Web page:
As Dr. Varasteh recommends, anti-inflammatory agents often are effective in the treatment of pelvic pain. Unlike ibuprofen (a propionic acid anti-inflammatory), mefenamic acid is a fenamate anti-inflammatory agent and may be effective when propionic anti-inflammatory agents are not. However, mefenamic acid is expensive in the United States—between $4 and $18 per 250-mg pill (pricing from

I agree with Dr. Young that, for patients who have endometriosis and pelvic pain and who do not experience sufficient relief with an OC or GnRH agonist, a combination of an OC and an aromatase inhibitor, or NEA plus an aromatase inhibitor, may be effective.2,3


Many providers misinterpret the hCG level

I have been teaching and lecturing on ectopic pregnancy for many years, and I share some of the concerns that Dr. Kaunitz and others have raised in regard to the human chorionic gonadotropin (hCG) discriminatory zone.

The concept is misleading or misunderstood by some community providers, who commonly administer methotrexate when the hCG level is 2,000 mIU/mL or higher and no intrauterine pregnancy is visible on ultrasonography (US). This practice could interrupt a normal intrauterine pregnancy and should be discouraged.

In his response to other letters on the subject (see the April 2012 installment of “Comment & Controversy” at, Dr. Kaunitz mentioned Europe, where this practice is uncommon. I might add that most European countries have an early pregnancy unit that assesses the patient and follows her until the issue of a pregnancy “of unknown location” is resolved. We need to develop a similar approach in the United States and stop relying so heavily on the discriminatory zone.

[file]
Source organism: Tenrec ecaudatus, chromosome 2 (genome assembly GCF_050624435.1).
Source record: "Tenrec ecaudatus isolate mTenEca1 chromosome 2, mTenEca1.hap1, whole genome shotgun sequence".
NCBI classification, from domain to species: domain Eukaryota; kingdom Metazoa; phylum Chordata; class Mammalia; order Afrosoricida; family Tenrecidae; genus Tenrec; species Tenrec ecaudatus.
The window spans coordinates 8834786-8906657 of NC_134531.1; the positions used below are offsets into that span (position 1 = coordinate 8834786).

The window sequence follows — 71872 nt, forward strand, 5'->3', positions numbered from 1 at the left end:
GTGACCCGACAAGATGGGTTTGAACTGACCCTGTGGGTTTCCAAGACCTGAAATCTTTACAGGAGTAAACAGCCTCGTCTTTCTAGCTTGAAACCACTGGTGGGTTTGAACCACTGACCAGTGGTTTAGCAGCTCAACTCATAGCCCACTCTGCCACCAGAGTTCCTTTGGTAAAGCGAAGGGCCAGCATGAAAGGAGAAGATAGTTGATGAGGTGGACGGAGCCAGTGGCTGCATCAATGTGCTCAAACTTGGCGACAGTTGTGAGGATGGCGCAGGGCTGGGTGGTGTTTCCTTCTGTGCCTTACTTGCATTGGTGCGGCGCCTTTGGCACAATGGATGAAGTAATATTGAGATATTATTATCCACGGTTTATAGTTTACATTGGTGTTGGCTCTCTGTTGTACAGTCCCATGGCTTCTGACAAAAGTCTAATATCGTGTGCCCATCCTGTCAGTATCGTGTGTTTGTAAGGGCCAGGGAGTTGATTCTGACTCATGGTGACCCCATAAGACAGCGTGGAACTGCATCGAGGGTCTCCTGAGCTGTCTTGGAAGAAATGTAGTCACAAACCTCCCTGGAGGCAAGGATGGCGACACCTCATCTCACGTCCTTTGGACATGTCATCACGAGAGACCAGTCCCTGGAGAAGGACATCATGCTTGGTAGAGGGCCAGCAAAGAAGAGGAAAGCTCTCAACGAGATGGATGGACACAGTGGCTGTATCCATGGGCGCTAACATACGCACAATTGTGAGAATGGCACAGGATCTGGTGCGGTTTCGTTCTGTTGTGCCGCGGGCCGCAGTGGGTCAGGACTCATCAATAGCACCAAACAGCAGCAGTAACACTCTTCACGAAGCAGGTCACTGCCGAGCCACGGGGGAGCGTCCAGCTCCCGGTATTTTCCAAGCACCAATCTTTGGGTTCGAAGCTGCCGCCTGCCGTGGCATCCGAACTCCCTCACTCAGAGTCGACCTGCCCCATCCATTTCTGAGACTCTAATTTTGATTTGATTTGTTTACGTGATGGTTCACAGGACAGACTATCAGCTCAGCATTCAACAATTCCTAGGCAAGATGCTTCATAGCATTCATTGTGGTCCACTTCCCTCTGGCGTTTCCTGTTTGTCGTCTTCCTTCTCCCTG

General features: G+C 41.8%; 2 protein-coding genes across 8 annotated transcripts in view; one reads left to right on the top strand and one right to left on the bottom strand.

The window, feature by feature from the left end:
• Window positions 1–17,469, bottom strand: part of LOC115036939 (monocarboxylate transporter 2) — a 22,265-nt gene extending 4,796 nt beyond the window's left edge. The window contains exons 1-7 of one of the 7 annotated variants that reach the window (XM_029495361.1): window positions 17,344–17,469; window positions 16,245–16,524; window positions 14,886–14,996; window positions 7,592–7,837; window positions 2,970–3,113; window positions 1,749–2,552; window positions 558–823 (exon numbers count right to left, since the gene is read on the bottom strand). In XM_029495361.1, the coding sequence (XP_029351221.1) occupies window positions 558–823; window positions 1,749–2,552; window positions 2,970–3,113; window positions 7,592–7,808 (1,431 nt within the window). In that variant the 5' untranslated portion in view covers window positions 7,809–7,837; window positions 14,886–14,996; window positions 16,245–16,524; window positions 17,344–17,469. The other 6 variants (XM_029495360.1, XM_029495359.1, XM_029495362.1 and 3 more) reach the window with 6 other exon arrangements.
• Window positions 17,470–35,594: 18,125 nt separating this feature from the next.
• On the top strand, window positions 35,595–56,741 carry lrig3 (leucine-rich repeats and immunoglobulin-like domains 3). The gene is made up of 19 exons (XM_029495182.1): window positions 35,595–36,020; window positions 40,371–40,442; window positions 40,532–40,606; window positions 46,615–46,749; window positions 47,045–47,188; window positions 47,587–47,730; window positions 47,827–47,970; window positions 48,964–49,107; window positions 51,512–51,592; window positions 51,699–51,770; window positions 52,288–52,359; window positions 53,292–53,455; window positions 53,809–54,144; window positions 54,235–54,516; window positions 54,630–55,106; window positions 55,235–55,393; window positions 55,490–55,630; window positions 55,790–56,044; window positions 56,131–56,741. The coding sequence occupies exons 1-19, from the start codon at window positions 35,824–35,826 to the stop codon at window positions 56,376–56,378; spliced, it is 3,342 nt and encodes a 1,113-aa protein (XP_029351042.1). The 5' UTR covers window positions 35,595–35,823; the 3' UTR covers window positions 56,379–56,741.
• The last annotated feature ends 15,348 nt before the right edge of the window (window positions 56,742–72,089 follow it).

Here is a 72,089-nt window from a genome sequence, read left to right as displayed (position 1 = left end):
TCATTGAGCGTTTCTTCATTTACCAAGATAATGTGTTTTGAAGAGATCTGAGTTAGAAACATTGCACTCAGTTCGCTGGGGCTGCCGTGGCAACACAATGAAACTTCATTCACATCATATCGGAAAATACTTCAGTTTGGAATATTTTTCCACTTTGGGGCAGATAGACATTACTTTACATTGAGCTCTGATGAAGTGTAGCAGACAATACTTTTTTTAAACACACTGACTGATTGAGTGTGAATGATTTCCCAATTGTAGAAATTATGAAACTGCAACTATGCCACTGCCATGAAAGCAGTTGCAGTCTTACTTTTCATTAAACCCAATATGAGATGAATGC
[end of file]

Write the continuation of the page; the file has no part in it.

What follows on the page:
Sebhat Afework, MD
Los Angeles, California

No more “medicine by the numbers”

As a mother as well as a clinician, I would agree that we should do away with “medicine by the numbers.”

I was informed that my third pregnancy was an incomplete abortion, based on the hCG level and a preliminary US showing a shadow “where the sac was attached—but now it’s gone” (or so I was told). I had been taking an oral contraceptive, so I had no idea of the correct date of my last menstrual period. After the US, my OB scheduled a dilatation and curettage for the next morning. However, because I was scheduled to work in a busy labor and delivery unit for the next 3 days, and because I was stable, with no pain and minimal bleeding (spotting), I asked to postpone the procedure until the following week. The next week, I requested another US, which revealed a gestational sac and fetal pole—a healthy pregnancy.

I understand the worry about women who could have an ectopic pregnancy or incomplete abortion and become unstable and trigger a lawsuit, but with good counseling, we could prevent the unwitting termination of a potentially normal pregnancy.

Traci Corder, MSN, RN, WHNP-BC
Dallas, Texas

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Vaginal hysterectomy 
with basic instrumentation